What is ferritin?

What is ferritin?

Written by

Lauren Dobischok
16 May, 2022

Medically checked article All HOMED-IQ content is reviewed by medical specialists

Ferritin is present in your blood as a measure of the amount of iron in your bone marrow and liver. When you do not consume enough iron, your body uses its stock of ferritin to meet its needs. When the supply of ferritin is depleted, your body is unable to make healthy red blood cells and anemia occurs. Anemia is a condition that can cause unpleasant symptoms, such as fatigue, restless legs, and pale skin.

What is ferritin?

Ferritin is a type of protein that stores iron in your body. This protein is found primarily in the bone marrow and liver, but also in the blood in small quantities (Sanquin). Body cells produce more ferritin as the amount of iron in the body increases.

What foods increase ferritin levels?

Increased iron consumption raises ferritin levels. Iron is present in several common foods, such as meat products and fish. With regards to meat, lamb and other red meats contain more iron than chicken or pork. In addition to animal products, certain plant products also contain iron. These include spinach, legumes, nuts, and oats.

Iron can also be distinguished into heme iron and non-heme iron. Animal products predominantly contain heme iron, while non-heme iron is found in plant products (Nutrition Center). Heme iron is more easily absorbed by the body, which is why it can be difficult for people who follow a plant-based diet to get adequate iron intake. Iron is converted in the stomach into ferritin, and vitamin C makes an important contribution to this process. The process of converting iron to ferritin can be disrupted when there is a lack of vitamin C. This is why it is important to also eat citrus fruits and other products that contain a lot of vitamin C in order to maintain ferritin levels.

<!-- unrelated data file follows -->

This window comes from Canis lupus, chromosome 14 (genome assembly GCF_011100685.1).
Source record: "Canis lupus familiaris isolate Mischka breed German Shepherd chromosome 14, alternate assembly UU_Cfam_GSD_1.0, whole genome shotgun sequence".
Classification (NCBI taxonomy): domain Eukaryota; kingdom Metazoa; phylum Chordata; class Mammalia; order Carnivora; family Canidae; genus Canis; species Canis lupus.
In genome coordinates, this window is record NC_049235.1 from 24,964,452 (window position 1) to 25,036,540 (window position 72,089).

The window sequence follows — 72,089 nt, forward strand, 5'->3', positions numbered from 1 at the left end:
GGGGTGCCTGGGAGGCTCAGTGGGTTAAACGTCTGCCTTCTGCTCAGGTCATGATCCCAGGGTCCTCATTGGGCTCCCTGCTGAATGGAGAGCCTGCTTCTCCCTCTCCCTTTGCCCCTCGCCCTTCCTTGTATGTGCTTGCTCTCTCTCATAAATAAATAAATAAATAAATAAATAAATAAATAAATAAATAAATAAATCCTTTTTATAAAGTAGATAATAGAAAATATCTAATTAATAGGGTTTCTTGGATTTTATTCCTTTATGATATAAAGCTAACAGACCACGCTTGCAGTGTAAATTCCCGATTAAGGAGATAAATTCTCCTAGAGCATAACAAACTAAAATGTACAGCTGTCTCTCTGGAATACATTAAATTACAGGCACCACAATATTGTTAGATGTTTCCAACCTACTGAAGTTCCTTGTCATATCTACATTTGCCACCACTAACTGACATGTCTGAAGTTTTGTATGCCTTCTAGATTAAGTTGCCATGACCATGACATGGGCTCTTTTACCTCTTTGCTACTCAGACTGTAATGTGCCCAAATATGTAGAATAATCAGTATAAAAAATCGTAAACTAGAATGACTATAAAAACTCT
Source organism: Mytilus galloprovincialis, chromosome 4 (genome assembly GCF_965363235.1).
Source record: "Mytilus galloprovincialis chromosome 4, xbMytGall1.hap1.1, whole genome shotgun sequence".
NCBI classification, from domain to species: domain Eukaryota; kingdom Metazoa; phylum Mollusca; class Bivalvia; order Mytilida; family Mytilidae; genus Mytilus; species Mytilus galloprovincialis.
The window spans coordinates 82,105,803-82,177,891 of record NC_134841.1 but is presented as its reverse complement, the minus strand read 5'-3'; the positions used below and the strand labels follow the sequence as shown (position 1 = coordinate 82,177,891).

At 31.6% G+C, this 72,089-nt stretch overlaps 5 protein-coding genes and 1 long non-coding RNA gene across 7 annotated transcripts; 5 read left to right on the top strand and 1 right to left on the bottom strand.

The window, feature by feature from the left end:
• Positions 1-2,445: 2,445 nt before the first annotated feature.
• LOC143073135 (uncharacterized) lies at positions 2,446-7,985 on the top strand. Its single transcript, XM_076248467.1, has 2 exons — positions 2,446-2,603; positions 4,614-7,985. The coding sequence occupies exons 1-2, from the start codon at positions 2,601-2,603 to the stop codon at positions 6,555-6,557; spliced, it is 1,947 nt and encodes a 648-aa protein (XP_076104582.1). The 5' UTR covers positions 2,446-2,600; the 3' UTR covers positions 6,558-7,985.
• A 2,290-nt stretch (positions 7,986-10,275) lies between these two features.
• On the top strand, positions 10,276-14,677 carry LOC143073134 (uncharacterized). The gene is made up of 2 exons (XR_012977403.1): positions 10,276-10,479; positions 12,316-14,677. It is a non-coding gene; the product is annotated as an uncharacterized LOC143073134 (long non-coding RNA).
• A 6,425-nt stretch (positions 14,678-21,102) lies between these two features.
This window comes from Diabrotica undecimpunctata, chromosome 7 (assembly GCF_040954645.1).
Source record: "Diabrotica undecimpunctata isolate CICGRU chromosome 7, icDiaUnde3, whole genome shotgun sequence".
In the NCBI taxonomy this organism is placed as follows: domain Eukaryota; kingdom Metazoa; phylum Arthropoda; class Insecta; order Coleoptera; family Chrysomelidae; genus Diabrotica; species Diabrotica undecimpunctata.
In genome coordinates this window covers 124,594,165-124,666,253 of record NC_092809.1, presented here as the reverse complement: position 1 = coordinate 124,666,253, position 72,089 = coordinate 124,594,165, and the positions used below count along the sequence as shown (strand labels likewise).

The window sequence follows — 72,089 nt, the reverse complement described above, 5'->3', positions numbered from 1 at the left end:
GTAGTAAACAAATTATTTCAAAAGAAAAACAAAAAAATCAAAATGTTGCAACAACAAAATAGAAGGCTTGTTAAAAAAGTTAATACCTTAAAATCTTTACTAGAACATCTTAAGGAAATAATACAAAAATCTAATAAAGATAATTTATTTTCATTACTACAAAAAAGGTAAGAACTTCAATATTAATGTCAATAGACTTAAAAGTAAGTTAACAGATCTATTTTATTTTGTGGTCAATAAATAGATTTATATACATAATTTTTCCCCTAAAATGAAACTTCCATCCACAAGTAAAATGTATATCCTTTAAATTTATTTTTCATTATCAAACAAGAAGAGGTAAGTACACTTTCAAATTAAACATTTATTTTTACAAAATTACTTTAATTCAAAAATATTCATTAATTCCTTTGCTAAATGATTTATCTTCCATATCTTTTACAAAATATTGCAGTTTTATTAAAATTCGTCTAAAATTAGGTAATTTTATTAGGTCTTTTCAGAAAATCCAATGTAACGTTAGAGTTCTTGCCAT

Why is ferritin important?

Ferritin is essential because it plays an important role in the transport of oxygen through the blood to the body’s cells. Every organ in your body needs oxygen to work properly. Iron is needed to form hemoglobin, a protein in red blood cells that transports oxygen throughout the body. If your body’s ferritin level is too low, iron deficiency can lead to all kinds of physical complaints, such as:

  • Fatigue
  • Pale skin
  • Restless legs
  • Becoming out of breath easily
  • Dizziness

What is a good ferritin level?

A good ferritin value differs for men and women (Nederlands Huisartsen Genootschap):

Men: 25 – 250 micrograms per liter

Women: 20 – 100 micrograms per liter

This difference has to do with possible pregnancy, menstruation, hormones and breastfeeding.

Could your ferritin level be too high or too low?

Ferritin can be either too high or too low. This means your blood ferritin level is above or below the target values for a healthy ferritin level.

The causes of too little ferritin in your blood

There are several causes of ferritin/iron deficiency:

  • Genetics
  • Menstruation with excessive blood loss
  • Prolonged physical exertion
  • Certain medical conditions
  • Side effect of certain medications
  • A diet that lacks iron

The causes of too much ferritin in your blood

A ferritin value that is too high can be caused by (Sanquin):

  • A medical condition
  • Heredity
  • Being overweight
  • Infection

The health effects of abnormal ferritin levels